Everyone admires masters.  Bach, Beethoven, Beyoncé.  We view in wonder when some people seem to effortlessly display their genius.  Mastery at this level seems to be binary: you’re born with it or you aren’t.  Michelangelo didn’t agree with this line of thinking.  He said, “If people knew how hard I had to work to gain my mastery, it would not seem so wonderful at all.”

In his book Outliers, Malcolm Gladwell reports that it takes 10,000 hours of deliberate practice to become a master at a task.  How much work is 10,000 hours?  Roughly five years of 40-hour workweeks.  But do any of us feel like “masters” of the compliance profession?  No one I’ve met asserts that they have mastered the compliance world.  This makes sense because compliance changes daily.  Mastery is, therefore, an elusive and ever-shifting goal.  Prosecutors deliver new guidance, new regulations surface, follow-on regulations are written, and new enforcement actions continually update what is considered a best practice. 

When being a master feels unattainable, it’s easy to give up.  But what if the answer isn’t to give up, but instead to change our understanding of mastery itself?

A New Way to View Mastery

It is said that if you change the way you look at something, the thing itself changes.  Your perception of a situation changes when you decide to look at it differently.

Author Doug Vermeeren found himself frustrated after studying years of Jiu-Jitsu.  He had achieved his black belt but didn’t feel that he had mastered the sport.  One day he changed his perception.  He realized that “mastery…is no longer about becoming the expert.  It is more about becoming a better student.  The more you learn, the more you wish to learn.  The more you take in, the better the questions you can ask.”  He found excitement in the desire to learn and refine.  The goal then is to come to a place where continuous learning is in and of itself the definition of mastery.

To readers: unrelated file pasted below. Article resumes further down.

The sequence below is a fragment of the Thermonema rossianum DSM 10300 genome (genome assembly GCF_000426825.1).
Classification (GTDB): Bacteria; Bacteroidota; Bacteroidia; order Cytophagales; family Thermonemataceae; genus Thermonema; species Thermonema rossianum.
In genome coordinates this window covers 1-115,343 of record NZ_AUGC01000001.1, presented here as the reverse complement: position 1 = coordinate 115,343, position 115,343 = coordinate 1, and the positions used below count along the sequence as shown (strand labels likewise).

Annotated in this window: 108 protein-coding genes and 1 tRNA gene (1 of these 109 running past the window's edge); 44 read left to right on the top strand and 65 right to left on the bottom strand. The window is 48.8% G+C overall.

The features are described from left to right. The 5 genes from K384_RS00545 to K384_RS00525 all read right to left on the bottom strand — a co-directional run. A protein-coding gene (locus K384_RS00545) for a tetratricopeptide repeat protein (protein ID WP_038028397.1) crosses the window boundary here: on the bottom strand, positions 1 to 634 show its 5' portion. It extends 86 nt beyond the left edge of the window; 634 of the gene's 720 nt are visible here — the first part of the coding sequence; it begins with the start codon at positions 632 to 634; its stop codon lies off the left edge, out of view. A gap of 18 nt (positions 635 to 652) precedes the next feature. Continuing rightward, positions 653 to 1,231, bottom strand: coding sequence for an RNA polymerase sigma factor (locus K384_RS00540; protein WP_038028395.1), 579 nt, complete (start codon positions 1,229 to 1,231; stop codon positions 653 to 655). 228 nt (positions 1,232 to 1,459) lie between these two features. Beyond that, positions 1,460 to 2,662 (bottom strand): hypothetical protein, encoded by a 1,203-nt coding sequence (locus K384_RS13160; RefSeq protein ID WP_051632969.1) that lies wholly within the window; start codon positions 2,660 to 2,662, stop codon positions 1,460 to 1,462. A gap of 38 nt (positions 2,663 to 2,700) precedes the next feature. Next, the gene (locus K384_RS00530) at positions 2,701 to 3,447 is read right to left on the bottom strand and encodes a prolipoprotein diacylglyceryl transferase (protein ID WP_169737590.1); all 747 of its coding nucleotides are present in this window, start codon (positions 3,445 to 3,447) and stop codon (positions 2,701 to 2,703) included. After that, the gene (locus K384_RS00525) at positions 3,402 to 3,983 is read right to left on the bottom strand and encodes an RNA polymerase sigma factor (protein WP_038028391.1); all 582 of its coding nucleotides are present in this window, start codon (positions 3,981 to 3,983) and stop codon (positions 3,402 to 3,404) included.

Mastery of Both Yourself and Your Program

The decision to view mastery as a continuous evolution of learning and experience applies to both you and your program.  Regulators expect that your program will iterate and change over time.  In fact, DOJ’s guidance on the evaluation of compliance programs and the compliance-related ISO standards include the expectation that compliance programs be “continuously improved.”  Our programs are never finished.  They never arrive at a destination where we say they are done.  Instead, even award-winning programs must continue to evolve.

Doctors “practice” medicine and attorneys “practice” law.  Even after all that time spent attaining expensive degrees, neither doctors nor lawyers ever graduate from practice.  Perhaps we should consider ourselves budding masters if we “practice” compliance.  10,000 hours after we start, we’ll have just begun our mastery.